A Surprising Masterwork in Character-Driven Animation
Sometimes a film comes along and manages to dazzle so thoroughly that it really reminds its viewer of the magic and charm possible in the whole “motion picture” concept. For me A Monster in Paris is precisely such a piece. Despite oodles of hype associated with it since its initial release back in 2011 and fairly high expectations going in, I enjoyed every frame of the film and am left with renewed vigor for the unbelievably time consuming art of crafting quality CG.
A Monster in Paris is a 2011 French 3D animated musical adventure film directed by former DreamWorks director Bibo Bergeron based on a story he wrote. Coming in at 87-minutes in length and wearing an appropriate PG rating (for some action-heavy scenes and gunplay), the film moves along briskly atop a beautiful soundtrack featuring the vocal work of Sean Lennon.
The story, which has been criticized for its sheer oddity, tells of a small group of cohorts in Paris circa 1910, shy and insignificant Emile (Jay Harrington) and his pal Raoul (Adam Goldberg) who inadvertently create a gorgeous-voiced monster by messing around with a professor of botany’s litany of laboratory potions. Oblivious to the panic they’ve caused, reports begin surfacing of a monster terrorizing the citizens of Paris.
In time we discover that the monster isn’t quite the malevolent creature the media is portraying when he encounters stage performer Lucille (voiced by the absolutely luminous Vanessa Paradis). All the while the city commissioner, one Maynott (Danny Huston) sees opportunity to win over the public’s affection (and hopefully votes) by slaying the monster.
Sure it’s a bit unique from a traditionalist sense, the story is actually a lot less convoluted in its delivery than it sounds in summary. In fact, there are many small details integrated throughout that suggest mastery over the art of exposition (like one where the viewer actually witnesses the transformation and initial confusion through the eyes of the monster itself).
The animation and visual work, while nothing overly flashy or gimmicky, can be quite magnificent at times; particularly the soft hues and lighting that never allow the viewer to fully lose touch with the era of the piece.
The vocal cast is absolutely top notch; delivering performances that are spot-on for the emotions of the characters and as if their acting delivery weren’t solid enough, the musical numbers (something I typically despise in contemporary animated films) are brilliant. This could be one of few examples in the CG animated feature film segment where care in assembling a vocal ensemble went far beyond simply putting together a host of A-list celebrities in the hopes of their mere involvement boosting ticket sales.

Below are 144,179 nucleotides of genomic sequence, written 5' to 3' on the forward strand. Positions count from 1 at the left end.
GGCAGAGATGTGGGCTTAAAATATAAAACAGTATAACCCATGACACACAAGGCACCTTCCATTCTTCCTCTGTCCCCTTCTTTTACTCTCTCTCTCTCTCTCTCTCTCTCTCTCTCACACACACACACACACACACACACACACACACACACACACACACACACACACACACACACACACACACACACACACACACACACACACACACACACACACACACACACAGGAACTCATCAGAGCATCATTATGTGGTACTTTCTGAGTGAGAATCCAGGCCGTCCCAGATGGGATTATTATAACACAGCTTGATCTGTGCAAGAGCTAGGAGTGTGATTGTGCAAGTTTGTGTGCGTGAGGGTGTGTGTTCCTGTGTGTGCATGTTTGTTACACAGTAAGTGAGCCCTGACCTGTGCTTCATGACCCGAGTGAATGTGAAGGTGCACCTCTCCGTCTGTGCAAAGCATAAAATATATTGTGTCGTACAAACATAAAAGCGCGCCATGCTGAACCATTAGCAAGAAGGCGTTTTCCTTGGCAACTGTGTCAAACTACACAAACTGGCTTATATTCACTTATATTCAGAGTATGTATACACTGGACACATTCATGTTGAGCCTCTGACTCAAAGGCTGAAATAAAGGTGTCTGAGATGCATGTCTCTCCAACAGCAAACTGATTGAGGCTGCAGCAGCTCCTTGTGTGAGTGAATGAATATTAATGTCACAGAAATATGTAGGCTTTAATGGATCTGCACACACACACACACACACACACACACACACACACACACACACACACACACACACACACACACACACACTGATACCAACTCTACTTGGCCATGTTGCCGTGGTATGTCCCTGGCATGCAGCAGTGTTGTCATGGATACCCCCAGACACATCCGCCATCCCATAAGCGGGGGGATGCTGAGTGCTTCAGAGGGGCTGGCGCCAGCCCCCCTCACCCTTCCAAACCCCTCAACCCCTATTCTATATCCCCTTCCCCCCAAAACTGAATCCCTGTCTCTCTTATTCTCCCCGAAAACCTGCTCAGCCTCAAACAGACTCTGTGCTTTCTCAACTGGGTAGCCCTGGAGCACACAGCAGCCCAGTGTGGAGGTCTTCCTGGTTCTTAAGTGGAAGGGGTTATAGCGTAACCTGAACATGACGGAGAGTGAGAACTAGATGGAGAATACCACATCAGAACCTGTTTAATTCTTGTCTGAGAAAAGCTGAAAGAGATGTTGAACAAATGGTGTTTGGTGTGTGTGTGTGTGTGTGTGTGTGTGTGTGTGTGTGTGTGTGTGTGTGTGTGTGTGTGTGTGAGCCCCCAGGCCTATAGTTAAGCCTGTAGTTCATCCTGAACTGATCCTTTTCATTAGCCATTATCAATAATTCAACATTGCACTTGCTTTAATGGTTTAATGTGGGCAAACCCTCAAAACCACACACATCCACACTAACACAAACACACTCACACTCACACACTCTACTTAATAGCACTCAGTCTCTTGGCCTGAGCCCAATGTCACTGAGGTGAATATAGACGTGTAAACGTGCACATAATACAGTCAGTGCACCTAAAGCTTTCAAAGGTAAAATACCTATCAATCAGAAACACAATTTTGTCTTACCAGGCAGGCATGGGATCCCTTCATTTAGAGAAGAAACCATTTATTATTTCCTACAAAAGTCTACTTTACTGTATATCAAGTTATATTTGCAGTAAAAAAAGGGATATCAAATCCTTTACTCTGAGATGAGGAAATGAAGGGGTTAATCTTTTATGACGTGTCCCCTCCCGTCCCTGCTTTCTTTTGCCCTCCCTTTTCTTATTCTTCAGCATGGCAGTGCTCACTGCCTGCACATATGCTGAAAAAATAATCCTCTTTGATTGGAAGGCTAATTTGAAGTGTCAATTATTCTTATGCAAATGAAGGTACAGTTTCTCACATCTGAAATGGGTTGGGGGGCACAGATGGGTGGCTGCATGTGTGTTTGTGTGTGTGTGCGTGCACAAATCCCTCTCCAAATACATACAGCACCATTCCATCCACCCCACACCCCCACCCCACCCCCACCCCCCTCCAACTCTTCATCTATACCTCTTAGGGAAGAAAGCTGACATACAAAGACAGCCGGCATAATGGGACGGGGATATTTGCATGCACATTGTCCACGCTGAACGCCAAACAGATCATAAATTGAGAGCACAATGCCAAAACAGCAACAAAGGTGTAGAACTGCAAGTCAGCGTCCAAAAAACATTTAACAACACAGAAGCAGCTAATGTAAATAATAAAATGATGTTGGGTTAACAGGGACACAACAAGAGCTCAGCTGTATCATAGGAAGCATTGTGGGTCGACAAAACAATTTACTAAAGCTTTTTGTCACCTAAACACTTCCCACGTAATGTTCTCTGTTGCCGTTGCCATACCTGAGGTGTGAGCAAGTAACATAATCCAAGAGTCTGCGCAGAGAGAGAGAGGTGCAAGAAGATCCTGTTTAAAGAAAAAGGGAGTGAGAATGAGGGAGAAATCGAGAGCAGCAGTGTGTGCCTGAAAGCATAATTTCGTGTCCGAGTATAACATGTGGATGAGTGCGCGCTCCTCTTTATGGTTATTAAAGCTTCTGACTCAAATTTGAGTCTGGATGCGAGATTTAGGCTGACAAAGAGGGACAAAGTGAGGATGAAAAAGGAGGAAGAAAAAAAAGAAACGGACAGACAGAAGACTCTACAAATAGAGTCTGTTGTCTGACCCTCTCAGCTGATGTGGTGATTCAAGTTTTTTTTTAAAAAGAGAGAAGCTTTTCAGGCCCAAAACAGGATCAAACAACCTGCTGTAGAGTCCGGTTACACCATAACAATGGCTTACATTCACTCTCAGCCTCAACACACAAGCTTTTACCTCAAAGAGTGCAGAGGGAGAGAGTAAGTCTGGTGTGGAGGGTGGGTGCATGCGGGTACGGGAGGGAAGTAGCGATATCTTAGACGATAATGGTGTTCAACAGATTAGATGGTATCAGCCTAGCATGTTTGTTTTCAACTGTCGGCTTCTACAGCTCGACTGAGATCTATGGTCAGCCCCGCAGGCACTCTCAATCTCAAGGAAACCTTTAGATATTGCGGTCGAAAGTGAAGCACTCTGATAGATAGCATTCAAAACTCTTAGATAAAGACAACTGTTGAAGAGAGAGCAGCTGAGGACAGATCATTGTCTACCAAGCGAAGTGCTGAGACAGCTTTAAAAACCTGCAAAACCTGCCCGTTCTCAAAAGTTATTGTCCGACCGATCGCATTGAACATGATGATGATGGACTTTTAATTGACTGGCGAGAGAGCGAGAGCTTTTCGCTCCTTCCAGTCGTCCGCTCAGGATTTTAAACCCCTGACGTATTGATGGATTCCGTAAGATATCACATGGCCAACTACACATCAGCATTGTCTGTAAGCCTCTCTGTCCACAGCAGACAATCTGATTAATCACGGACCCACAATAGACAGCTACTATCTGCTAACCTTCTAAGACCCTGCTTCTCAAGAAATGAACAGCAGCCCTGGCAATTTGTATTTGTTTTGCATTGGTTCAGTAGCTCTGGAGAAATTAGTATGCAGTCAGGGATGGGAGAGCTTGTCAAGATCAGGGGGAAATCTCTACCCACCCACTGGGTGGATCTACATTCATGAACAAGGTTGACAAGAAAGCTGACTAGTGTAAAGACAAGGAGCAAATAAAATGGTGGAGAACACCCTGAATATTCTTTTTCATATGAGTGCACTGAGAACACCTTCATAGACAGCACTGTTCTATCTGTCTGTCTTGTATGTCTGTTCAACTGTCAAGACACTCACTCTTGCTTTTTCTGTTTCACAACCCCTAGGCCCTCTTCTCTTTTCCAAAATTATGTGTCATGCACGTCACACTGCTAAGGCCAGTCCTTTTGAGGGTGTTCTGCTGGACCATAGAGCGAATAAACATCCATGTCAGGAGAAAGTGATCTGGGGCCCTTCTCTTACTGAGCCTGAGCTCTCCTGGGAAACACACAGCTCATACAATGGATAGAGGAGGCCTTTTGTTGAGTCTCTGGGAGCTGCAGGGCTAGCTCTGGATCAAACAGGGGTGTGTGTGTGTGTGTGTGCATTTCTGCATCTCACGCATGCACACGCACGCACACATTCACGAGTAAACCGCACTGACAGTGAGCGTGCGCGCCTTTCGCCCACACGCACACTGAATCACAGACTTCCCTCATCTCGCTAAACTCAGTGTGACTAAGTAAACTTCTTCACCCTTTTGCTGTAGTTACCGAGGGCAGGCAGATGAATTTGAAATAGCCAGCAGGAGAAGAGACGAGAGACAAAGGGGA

The true heart of this tale is encapsulated in character interaction; beginning with the opposite mentalities of Emile and Raoul (which harkens back to some of the finer moments between Tulio and Miguel in prior Bibo Bergeron film The Road to El Dorado) and progressing to the interesting dynamic between Lucille and The Monster itself.
In the end, all of my acclaim for the piece is not without a few minor caveats. First, the film doesn’t particularly bend over backward in terms of cuteness, slapstick or other such gimmicks to hook younger audience members. Rather, most of the humor here is classy and dialog oriented. I personally am a fan of this approach, as an adult who has been forced to slog through countless mind-numbing animated films that keep youngsters entertained only through visual gags and cheap laughs. This one will appeal to adults first and foremost, with kids likely becoming bored about midway through. Though in all fairness there are charming elements like a sign-wielding monkey and a gadget-laden jalopy to break up the dialog-heavy sequences. It is very reminiscent of the type of sophistication in children’s storytelling common in the 1980s 2D era (think An American Tail or Secret of the Nimh) but with far quicker pacing sensibilities for this ADHD generation.
My second complaint comes in the fact that both the blu and DVD release of the film are as absolutely bare-bones as it gets: No behind the scenes, interviews, commentary tracks, nothing. There is a trailer, some setup options and the feature itself. If, like me, you usually enjoy exploring the personalities, inspirations and aspirations of the individuals behind the magic, be forewarned that very little exists of such things on the net and absolutely none on the disc.
All told, I thoroughly enjoyed A Monster in Paris despite fearing that a film about a signing monster bopping around turn-of-the-century France would never fall under my personal definition of cinematic brilliance. What I came away with, however, was an appreciation for all of the subtleties and abundant attention to detail that make this one a most worthy example of how effectively the CG animated medium can be used to tell a character-driven story.